Understanding the diet of a species can help us see how they interact within the ecosystem in which they live. Having knowledge of what an organism is eating can tell us a lot about the survival, reproduction success, and overall fitness of that organism.
Focusing on birds more specifically, having a high level of knowledge of avian diet, especially from populations in many different places, can help our understanding about the many complex interactions birds have within their environment. But why is this important? Birds can experience different pressures depending on where they live, which can affect their energetic balance and subsequent survival. Therefore, investigating how diet differs spatially is a crucial steppingstone in understanding how populations are locally adapted to the species on which they feed. Despite the clear importance of having this dietary knowledge, currently little to no diet information exists for many woodland birds.
The reason for this “black hole” of knowledge is that many birds feed on small invertebrates, making it very difficult to identify in the field. Furthermore, this interaction is often happening high in the canopy and at such a speed that field-based observations are nigh-on impossible. Even for birds which are primarily or completely herbivorous, it is very difficult to capture detailed information on the full range of items being consumed. Identification of dietary items in the past has been done through microscopic analysis of faeces and gut content analysis. Both these methods are not without their faults. Any soft dietary items will be indetectable, while gut content analysis involves euthanising the birds and dissecting the gut. If that wasn’t bad enough, the identification resolution of these methods is low.
Hawfinches, despite undergoing declines within the UK, are faring rather well across continental Europe. The Pan European Common Bird Monitoring Scheme (PECBMS) revealed Hawfinch showed an overall “moderate increase” in both long-term (1980-2014) and short-term (2005-2014) datasets. Despite Hawfinches being common across Europe (and regular back garden visitors, much to the envy of us in the UK!), there is currently no dietary information whatsoever about European Hawfinch populations.
Our recently published paper in the Journal of Field Ornithology aimed to shed some light on European Hawfinch diet. We wanted to give an unparalleled insight into Hawfinch diet and whether it differed across two European countries, Denmark, and Germany. We used genetic techniques (explained further below) to analyse plant and invertebrate taxa within Hawfinch diet, to try and paint the most complete picture we could.
To unravel dietary mysteries, genetics can provide at least some of the answers. Faecal metabarcoding (genetically identifying taxa contained within faecal samples) is a non-invasive, non-destructive method allowing the identification of taxa to high resolution. This method has unlocked the door of allowing researchers to ask previously unanswerable questions about the ecology of rare, cryptic, or even common species.
So, what did the DNA metabarcoding results tell us? We used a total of six sites used by local bird ringers, two in Denmark and four in Germany to catch Hawfinches and collect their poo! To collect faecal samples without risk of contamination, we placed Hawfinches within a clean, unused paper bag, placed inside a normal cloth bird bag. We left Hawfinches in the bags for 10 minutes, or until the bird defecated. To avoid excessive stress, if birds had not defecated after this time we processed and released them.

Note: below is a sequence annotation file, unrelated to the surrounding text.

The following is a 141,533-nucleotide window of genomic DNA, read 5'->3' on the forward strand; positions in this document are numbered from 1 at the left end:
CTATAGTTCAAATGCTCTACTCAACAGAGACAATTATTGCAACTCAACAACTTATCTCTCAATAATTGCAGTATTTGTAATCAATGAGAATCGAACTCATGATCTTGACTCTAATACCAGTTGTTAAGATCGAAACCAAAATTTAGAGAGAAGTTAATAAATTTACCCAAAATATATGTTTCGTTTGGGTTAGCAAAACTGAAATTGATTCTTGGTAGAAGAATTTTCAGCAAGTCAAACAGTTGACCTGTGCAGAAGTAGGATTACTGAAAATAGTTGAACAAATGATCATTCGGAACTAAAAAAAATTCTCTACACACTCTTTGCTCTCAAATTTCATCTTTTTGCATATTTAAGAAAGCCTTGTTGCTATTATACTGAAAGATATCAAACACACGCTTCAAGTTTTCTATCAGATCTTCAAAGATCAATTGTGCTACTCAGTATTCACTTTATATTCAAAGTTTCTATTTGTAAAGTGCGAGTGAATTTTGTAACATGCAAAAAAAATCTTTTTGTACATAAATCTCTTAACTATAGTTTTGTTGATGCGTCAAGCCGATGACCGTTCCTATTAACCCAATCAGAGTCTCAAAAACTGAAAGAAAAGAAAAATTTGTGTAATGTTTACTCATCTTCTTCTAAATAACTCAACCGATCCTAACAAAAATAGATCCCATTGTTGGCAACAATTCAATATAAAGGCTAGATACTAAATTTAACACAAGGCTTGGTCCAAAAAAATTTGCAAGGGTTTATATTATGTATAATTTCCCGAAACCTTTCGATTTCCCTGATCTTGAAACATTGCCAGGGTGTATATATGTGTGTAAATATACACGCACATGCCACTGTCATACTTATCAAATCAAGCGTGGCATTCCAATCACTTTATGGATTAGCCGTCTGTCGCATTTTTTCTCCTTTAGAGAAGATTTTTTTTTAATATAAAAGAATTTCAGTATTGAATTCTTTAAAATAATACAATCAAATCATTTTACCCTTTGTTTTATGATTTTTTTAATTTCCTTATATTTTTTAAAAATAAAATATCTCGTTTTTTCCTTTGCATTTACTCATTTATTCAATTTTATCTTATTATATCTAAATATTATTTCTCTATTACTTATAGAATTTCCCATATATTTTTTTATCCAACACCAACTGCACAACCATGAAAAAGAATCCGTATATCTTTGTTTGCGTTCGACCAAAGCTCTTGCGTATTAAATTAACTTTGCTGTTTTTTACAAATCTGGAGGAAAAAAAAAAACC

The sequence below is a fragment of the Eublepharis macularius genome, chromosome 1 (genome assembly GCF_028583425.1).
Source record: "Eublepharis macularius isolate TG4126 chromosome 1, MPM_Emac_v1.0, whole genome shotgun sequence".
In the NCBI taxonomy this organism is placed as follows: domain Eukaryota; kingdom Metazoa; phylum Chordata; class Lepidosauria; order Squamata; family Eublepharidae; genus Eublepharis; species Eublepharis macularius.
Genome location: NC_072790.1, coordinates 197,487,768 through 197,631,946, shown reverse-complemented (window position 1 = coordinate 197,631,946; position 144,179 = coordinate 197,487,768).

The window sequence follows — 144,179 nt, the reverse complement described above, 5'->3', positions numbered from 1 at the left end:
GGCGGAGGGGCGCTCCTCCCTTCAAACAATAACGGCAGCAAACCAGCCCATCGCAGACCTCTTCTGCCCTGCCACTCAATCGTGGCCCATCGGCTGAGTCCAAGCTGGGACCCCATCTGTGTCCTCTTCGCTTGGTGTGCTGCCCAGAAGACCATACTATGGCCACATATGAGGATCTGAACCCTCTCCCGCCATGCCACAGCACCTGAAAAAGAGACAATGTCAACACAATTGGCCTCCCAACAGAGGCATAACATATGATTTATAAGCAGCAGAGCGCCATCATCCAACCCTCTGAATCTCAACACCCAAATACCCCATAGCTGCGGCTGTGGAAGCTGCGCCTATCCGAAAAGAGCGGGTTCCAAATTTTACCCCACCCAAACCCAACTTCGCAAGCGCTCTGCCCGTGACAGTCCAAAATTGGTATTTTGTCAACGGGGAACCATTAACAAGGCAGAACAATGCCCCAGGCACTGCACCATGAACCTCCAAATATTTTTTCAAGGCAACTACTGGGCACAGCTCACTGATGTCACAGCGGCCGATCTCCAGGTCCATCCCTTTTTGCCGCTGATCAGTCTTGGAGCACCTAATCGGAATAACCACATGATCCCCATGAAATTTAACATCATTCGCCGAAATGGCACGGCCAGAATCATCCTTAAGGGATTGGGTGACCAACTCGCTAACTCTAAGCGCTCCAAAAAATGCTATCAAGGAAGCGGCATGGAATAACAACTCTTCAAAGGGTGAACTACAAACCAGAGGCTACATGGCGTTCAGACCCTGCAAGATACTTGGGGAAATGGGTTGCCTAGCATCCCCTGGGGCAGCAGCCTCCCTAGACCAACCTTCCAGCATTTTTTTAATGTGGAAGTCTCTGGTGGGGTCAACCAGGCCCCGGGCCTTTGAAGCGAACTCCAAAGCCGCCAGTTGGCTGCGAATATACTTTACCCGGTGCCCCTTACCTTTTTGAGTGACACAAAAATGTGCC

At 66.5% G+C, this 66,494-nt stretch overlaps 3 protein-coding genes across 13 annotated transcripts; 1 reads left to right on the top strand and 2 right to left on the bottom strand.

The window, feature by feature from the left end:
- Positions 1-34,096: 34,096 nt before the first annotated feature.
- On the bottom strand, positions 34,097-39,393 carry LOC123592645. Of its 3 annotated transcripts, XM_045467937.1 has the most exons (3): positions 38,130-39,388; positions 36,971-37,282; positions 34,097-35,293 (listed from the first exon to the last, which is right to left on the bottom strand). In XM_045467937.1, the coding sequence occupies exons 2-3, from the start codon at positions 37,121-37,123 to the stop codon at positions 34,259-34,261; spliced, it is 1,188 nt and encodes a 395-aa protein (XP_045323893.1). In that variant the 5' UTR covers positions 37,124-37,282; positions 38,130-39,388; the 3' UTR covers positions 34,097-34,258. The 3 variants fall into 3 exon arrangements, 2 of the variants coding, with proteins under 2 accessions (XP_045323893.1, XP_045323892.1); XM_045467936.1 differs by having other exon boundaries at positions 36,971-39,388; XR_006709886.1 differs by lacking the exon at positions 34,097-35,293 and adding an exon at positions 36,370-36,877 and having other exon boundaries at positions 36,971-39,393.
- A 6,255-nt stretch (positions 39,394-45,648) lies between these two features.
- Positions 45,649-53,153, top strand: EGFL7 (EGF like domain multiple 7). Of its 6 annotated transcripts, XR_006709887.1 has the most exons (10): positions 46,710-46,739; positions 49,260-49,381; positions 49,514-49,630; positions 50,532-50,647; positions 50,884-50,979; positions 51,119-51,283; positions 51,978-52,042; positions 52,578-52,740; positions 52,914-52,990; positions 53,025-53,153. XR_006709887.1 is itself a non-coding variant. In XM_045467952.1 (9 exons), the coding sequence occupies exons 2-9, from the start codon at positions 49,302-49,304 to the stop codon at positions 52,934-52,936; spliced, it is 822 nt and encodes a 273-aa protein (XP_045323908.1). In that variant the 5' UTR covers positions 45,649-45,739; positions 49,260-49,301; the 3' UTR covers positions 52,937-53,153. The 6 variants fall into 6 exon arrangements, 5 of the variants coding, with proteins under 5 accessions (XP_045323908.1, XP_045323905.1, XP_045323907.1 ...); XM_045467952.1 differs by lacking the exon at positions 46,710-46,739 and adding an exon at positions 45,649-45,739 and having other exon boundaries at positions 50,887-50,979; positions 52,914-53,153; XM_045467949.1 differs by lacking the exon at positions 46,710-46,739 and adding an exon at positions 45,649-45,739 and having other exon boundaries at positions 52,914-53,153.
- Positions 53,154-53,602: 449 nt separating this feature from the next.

Once I had tested all the faecal samples for plant and invertebrate DNA, I was left with 80 samples, all collected in just one field season! Hawfinches really are thriving in Europe it seems. Once we had cleaned the data (removing unwanted taxa), 35 plant and 37 invertebrate taxa remained. The most frequently detected plant dietary item was European beech, while the winter moth was the most frequently identified invertebrate taxa.
Hawfinch diet was found to differ significantly between Denmark and Germany. The German diet largely consisting of native trees and caterpillars which feed on them, whereas in Denmark the diet contained more non-native trees and artificial food supplied in gardens. This was expected, as lots of Denmark has undergone deforestation, with many of Denmark’s forests full of non-native species. Germany on the other hand, still retains many of its natural forests, with 73% of them containing a mixture of native tree species. This, in turn, provides a wide range of herbivorous food resources for Hawfinches, and plenty of prey taxa for Hawfinch to feed on as well.
Hawfinch populations in Denmark, however, can adapt to their environment. Landscape features are big drivers of food availability, influencing dietary composition and how diets differ spatially. As Denmark field sites were in more urban environments than the German sites, our study showed that Hawfinches can adapt to this, by having a generalist foraging strategy and incorporating alternative food resources into their diet. Is a European menu good enough to live off? In the case of Hawfinches, it seems so.
WeWash Project Manager/Rheolwr Prosiect WeWash
School of Biosciences/Ysgol y Biowyddorau
Cardiff University/Prifysgol Caerdydd
The results of this study were recently published in the Journal of Field Ornithology:
Stenhouse, E. H., P. E. Bellamy, I. P. Vaughan, W. B. Kirby, W. OC Symondson, and P. Orozco-terWengel. 2023. Using DNA metabarcoding to explore spatial variation in diet across European Hawfinch populations. Journal of Field Ornithology 94(1):12. https://doi.org/10.5751/JFO-00254-940112.
Header photo: Female Hawfinch (Coccothraustes coccothraustes) in the hand. Photo by Colin Berry.